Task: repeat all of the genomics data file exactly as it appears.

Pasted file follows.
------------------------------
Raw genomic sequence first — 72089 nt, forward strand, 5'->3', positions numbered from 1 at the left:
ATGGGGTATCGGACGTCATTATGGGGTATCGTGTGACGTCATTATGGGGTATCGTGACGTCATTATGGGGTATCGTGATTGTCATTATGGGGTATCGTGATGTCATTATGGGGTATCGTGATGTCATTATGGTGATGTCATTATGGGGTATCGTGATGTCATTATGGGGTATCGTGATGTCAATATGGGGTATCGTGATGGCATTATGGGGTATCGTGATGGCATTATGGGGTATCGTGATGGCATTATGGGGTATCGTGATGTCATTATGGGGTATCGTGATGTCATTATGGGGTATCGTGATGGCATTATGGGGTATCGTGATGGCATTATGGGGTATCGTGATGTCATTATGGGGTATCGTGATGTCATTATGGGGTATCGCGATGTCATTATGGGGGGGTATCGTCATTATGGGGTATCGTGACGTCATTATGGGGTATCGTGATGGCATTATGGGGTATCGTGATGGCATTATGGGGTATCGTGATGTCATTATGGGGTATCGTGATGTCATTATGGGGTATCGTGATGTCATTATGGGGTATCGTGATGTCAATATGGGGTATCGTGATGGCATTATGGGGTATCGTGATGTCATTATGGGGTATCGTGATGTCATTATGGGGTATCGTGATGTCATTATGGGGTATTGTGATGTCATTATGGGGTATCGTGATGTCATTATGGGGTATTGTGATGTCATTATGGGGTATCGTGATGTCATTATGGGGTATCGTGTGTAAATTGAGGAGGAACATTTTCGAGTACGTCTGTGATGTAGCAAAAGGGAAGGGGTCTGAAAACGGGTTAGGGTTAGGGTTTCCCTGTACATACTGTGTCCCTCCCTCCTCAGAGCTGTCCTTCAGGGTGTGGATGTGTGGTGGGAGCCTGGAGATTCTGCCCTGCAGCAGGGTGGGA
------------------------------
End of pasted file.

Raw genomic sequence first — 72089 nt, forward strand, 5'->3', positions numbered from 1 at the left:
ATGGGGTATCGGACGTCATTATGGGGTATCGTGTGACGTCATTATGGGGTATCGTGACGTCATTATGGGGTATCGTGATTGTCATTATGGGGTATCGTGATGTCATTATGGGGTATCGTGATGTCATTATGGTGATGTCATTATGGGGTATCGTGATGTCATTATGGGGTATCGTGATGTCAATATGGGGTATCGTGATGGCATTATGGGGTATCGTGATGGCATTATGGGGTATCGTGATGGCATTATGGGGTATCGTGATGTCATTATGGGGTATCGTGATGTCATTATGGGGTATCGTGATGGCATTATGGGGTATCGTGATGGCATTATGGGGTATCGTGATGTCATTATGGGGTATCGTGATGTCATTATGGGGTATCGCGATGTCATTATGGGGGGGTATCGTCATTATGGGGTATCGTGACGTCATTATGGGGTATCGTGATGGCATTATGGGGTATCGTGATGGCATTATGGGGTATCGTGATGTCATTATGGGGTATCGTGATGTCATTATGGGGTATCGTGATGTCATTATGGGGTATCGTGATGTCAATATGGGGTATCGTGATGGCATTATGGGGTATCGTGATGTCATTATGGGGTATCGTGATGTCATTATGGGGTATCGTGATGTCATTATGGGGTATTGTGATGTCATTATGGGGTATCGTGATGTCATTATGGGGTATTGTGATGTCATTATGGGGTATCGTGATGTCATTATGGGGTATCGTGTGTAAATTGAGGAGGAACATTTTCGAGTACGTCTGTGATGTAGCAAAAGGGAAGGGGTCTGAAAACGGGTTAGGGTTAGGGTTTCCCTGTACATACTGTGTCCCTCCCTCCTCAGAGCTGTCCTTCAGGGTGTGGATGTGTGGTGGGAGCCTGGAGATTCTGCCCTGCAGCAGGGTGGGA